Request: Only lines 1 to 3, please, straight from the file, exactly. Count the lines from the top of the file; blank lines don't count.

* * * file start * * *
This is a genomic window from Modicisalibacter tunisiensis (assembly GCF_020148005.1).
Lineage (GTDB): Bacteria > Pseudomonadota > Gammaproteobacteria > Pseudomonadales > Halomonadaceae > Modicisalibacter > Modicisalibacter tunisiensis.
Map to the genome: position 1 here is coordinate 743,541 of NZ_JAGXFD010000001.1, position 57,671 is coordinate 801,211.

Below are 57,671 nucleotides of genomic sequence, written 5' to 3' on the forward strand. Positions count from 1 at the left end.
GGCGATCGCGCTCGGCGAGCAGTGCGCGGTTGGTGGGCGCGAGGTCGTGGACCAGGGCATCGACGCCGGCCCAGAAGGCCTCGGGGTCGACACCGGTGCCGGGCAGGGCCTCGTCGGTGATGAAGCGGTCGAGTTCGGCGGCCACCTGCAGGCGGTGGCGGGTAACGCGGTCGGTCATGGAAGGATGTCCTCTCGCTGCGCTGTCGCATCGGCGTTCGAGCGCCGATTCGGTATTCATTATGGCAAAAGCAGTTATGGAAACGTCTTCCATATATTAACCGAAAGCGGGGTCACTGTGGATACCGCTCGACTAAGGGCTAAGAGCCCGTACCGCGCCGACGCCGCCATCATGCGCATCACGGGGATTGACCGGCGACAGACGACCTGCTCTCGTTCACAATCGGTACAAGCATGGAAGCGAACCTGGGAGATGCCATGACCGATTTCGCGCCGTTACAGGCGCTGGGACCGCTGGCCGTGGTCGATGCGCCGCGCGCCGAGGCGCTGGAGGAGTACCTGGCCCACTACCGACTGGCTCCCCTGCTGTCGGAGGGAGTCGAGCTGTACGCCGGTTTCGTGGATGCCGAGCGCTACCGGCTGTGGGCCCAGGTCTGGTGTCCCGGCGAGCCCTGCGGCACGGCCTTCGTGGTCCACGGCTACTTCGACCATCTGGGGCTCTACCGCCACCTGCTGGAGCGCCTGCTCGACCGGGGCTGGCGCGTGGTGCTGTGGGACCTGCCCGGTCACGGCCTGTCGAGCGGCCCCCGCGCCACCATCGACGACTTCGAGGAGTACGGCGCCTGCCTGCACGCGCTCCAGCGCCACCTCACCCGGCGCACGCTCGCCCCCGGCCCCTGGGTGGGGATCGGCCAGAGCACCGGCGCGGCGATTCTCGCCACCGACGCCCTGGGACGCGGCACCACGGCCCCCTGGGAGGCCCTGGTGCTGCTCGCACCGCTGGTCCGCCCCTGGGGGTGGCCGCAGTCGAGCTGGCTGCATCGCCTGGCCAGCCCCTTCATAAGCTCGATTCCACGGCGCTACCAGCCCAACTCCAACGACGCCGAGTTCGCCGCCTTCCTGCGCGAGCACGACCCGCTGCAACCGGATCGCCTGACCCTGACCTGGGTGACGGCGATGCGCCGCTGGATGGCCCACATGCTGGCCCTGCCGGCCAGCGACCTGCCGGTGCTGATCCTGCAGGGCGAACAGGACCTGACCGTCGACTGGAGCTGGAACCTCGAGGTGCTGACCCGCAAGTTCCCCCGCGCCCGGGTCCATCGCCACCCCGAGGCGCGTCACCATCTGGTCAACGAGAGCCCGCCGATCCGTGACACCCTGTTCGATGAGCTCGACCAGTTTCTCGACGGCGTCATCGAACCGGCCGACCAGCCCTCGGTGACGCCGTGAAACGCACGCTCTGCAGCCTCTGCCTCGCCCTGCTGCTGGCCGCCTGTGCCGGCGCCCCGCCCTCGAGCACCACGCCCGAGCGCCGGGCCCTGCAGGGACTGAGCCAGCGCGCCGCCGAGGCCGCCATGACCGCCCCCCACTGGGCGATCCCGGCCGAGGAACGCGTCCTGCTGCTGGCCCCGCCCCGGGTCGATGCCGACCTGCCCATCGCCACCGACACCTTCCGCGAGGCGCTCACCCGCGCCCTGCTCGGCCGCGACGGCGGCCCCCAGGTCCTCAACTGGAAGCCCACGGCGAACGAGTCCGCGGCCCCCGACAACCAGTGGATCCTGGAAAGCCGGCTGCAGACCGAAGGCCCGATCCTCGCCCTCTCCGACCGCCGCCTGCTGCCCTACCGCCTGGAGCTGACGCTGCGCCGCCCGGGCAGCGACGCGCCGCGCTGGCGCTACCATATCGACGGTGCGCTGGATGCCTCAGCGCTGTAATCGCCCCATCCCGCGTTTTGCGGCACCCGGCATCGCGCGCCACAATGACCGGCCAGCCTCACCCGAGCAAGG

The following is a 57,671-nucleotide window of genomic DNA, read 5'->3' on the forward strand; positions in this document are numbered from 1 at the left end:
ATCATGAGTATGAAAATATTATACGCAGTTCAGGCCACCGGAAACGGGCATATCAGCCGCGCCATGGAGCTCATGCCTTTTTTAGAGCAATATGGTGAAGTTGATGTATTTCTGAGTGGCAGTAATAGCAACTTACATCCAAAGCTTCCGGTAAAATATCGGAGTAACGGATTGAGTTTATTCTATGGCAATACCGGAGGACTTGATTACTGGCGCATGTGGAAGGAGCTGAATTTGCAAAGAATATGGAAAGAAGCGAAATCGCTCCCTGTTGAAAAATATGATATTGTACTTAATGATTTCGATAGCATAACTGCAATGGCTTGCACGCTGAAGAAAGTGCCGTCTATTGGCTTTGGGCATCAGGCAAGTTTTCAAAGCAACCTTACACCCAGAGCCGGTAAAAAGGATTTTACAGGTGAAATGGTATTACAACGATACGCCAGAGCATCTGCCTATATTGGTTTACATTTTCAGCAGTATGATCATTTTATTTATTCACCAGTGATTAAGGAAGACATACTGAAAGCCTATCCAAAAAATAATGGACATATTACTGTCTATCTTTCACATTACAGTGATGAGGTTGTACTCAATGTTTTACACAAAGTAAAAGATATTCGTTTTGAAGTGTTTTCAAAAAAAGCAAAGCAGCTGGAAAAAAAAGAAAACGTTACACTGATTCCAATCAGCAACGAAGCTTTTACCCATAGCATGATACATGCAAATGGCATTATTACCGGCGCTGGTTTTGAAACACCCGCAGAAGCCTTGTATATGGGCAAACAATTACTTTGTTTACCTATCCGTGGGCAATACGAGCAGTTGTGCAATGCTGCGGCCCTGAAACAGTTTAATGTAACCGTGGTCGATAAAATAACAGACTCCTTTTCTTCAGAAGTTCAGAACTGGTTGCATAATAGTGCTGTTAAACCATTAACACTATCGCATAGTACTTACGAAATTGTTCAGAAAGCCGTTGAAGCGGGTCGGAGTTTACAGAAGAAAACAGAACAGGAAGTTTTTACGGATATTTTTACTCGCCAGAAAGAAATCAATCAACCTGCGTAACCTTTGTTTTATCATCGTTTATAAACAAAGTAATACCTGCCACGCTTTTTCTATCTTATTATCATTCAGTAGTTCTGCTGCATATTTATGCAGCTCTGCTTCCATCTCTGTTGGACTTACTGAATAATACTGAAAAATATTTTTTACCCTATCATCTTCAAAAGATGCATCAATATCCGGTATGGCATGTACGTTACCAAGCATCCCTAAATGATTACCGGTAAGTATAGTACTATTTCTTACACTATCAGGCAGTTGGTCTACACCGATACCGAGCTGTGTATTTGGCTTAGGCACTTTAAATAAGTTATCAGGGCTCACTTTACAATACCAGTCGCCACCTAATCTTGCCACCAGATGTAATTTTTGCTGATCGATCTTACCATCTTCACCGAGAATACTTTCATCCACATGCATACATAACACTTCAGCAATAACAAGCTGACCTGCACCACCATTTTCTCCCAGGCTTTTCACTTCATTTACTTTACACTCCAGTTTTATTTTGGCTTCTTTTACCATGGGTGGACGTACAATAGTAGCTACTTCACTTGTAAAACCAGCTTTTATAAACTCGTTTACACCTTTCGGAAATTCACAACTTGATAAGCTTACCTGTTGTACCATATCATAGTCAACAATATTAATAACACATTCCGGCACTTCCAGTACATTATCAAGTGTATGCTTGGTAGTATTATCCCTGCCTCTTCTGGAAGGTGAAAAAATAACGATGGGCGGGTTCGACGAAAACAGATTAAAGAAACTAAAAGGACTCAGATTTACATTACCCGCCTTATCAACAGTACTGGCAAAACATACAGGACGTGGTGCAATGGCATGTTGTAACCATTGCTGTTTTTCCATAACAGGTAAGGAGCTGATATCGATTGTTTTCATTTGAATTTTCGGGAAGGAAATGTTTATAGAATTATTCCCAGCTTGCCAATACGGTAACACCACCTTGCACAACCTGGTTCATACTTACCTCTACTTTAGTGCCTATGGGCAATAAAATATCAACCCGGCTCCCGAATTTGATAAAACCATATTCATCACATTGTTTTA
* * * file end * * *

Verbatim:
This is a genomic window from Modicisalibacter tunisiensis (assembly GCF_020148005.1).
Lineage (GTDB): Bacteria > Pseudomonadota > Gammaproteobacteria > Pseudomonadales > Halomonadaceae > Modicisalibacter > Modicisalibacter tunisiensis.
Map to the genome: position 1 here is coordinate 743,541 of NZ_JAGXFD010000001.1, position 57,671 is coordinate 801,211.